The same way you’d use a smart home lock to keep lurkers out, you need to protect against cyber-criminals from getting into your network.
The more internet-connected devices (e.g. smart locks, Alexa) you add to your home security network, the greater the chance a cybercriminal has to hack it.
BACpress : The Internet of Things (loT) includes any device or appliance that connects to the internet through your home network. Cybercriminals can access your home wireless network through your internet router—and once they’re in, it’s a cybercrime goldmine.
Smart Home Device Security
Think about it: when you set up your Wi-Fi network, you choose a password strong enough to keep neighbors and passersby out of your network, right?
Did you think to protect against opportunistic techies when you were setting up your home network? Protecting against hackers is just as important as keeping your neighbor in apartment #2 from using your Wi-Fi— if not more important.
Why Your Smart Home Is Vulnerable
Smart home networks are getting smarter by the minute, which is both good and bad for you.
For example, your smart home will eventually learn your weekly schedule and automatically lock the house when you’re not normally home. This also means that cybercriminals can learn when you’re not usually home either.
Hackers can also use baby monitors to spy on people or listen to your conversations over Alexa. Think of the last time you ordered pizza or Chinese food. You had to give your credit card information over the phone. If a hacker tapped into your Alexa, they’d be able to hear you read off your credit card information.
How to Ramp Up Your Smart Home and Lot Device Security
Don’t let a hacker infiltrate your loT network. Strengthen your home security. with these 11 steps:
11 Ways to Secure Your Home Network
Avoid public Wi-Fi networks. Use a virtual private network (a.k.a. a VPN) instead. A VPN protects your device if your Wi-Fi network gets compromised. In short, it prevents hackers from sneaking malware onto your device or stealing personal information, like your credit card number.
Set up two-step verification. Control access to your smartphone by establishing two-factor authentication. You’ll make it harder for criminals to get in and can monitor anytime an app or device is in use.
Frequently change your passwords. As a rule of thumb, you should change your password every few months, anytime there’s a data breach, or anytime someone attempts to log in. You should also create strong passwords that include numbers, various symbols and are more than 15 characters long.
Use a non-revealing router name. Your router comes with a default username and password. The second you move into a new place, you should rename them. Don’t associate it with your family name (e.g. CampbellConnection) or any revealing information about the type of people that live there (like if you’re a house of four college girls).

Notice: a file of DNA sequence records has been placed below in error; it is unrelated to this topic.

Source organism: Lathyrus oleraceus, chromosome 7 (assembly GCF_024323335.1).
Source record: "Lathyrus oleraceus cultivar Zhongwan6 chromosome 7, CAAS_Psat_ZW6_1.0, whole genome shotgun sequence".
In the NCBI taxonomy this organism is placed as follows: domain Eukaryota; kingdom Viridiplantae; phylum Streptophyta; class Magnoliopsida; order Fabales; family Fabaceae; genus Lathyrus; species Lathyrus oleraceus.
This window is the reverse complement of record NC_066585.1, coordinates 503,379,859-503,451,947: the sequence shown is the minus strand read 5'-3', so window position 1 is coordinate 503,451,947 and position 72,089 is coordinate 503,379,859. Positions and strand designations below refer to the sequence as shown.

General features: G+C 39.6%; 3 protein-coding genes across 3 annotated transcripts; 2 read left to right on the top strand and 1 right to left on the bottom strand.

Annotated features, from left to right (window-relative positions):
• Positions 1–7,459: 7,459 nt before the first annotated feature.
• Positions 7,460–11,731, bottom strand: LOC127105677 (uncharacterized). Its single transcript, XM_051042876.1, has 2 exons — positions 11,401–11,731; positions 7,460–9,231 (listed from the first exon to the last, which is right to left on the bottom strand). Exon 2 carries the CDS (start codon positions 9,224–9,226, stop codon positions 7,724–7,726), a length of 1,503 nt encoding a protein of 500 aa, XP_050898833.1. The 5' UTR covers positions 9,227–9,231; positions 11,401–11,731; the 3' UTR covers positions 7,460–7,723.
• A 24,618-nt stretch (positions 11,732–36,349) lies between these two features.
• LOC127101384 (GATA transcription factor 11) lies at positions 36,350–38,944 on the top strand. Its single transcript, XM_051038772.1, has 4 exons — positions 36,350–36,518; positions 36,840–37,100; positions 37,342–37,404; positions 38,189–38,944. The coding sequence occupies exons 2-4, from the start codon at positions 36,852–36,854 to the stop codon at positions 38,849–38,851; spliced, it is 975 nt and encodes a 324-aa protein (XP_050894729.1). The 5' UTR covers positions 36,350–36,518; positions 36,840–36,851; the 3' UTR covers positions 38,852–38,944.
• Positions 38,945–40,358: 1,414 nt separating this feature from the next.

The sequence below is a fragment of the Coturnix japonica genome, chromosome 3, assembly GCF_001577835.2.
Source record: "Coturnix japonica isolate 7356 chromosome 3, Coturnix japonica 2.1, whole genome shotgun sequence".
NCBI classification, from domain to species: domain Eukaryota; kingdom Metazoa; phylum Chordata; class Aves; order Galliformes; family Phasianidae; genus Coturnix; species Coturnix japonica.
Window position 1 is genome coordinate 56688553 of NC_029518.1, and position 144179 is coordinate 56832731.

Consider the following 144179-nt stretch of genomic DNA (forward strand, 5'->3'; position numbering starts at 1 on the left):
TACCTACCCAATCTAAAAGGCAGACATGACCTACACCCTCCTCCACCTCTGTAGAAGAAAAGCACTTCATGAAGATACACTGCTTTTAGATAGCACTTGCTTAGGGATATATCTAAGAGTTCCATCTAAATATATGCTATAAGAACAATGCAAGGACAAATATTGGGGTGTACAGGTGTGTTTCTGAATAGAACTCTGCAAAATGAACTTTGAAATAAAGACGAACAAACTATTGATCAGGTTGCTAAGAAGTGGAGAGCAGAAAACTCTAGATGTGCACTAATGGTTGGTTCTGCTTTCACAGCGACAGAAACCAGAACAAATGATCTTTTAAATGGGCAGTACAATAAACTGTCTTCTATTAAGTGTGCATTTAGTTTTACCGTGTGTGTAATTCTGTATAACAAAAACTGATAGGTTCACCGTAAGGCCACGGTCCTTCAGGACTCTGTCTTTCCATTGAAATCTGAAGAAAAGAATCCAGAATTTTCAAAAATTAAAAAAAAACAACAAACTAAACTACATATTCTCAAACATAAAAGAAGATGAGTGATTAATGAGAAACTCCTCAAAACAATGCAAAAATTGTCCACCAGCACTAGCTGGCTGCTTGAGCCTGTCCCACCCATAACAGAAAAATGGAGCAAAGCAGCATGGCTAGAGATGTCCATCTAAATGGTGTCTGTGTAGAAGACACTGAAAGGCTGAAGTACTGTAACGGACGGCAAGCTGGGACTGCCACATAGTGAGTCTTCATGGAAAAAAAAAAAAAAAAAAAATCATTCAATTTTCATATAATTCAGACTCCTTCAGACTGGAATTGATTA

Limit WPS (Wi-Fi Protected Setup). When your phone lets you share your wifi password with someone nearby that’s an example of WPS. It makes it easy to connect new devices to your router. WPS is particularly weak security-wise. If there’s an obvious button on your router for WPS, disable it.
Prohibit remote access. Disable any remote access on your router. Remote access is a standard setting on most routers. It allows you to access your router’s console from a separate location. It’s helpful when you want to track your kids’ internet history or fix a problem over a separate network, but leaves you susceptible to cybercrime.
Move your Wi-Fi router to the center of your home. The closer your router is to the front or back of the house, the farther the signal range your connection has. By placing it in the center of your home, it’ll make it more difficult for nearby hackers to get into your network.
Turn on your firewall. There are two types of firewalls: hardware and software. A software firewall is what you use to protect your desktop. A hardware firewall is what you use to protect your router. Most Wi-Fi routers have a hardware firewall already included. Check your router for a firewall, and if it’s included, enable it.
Update your software. If your smartphone is due for an update, don’t put it off. If you have smart home security, your phone is connected to your home network too. Even if you don’t use smart home technology, it’s wise to equip your mobile device with the latest armor—outdated bugs leave your phone especially vulnerable to hackers.
Switch to static addresses: All devices on a wireless network have an IP address unique to your private network. These IP addresses live in a system called the “dynamic host configuration protocol” (DHCP) Hackers can infiltrate these IP addresses to hide themselves while they’re in your home network. On your router, you can actually change the way addresses are allocated on your network manually.
To stop the use of DHCP, follow these steps:
Make a list of all the IP addresses your computer and devices use.
Find the “Network Configuration” page of the console.
Select “WAN connection type” or “address configuration”.
Change the field from “DHCP” to “Static IP”.
Go back to each device and change it to the address you jotted down in step 1.
Turn off your Wi-Fi or Ethernet-connected device. If you’re leaving to go out of town for more than a few days, disable your wireless home network.
Secure your home network as you would secure your front door before you go to bed at night.
Don’t assume that just because your wireless internet connection is strong, your wireless network security is strong too. Most of the time, it’s vulnerable to cybercrime.
Luckily, there are lots of ways to secure your home wireless network in addition to the tips we provided. Feel optimistic—there are lots of ways to make it harder for a cybercriminal to get into your home network.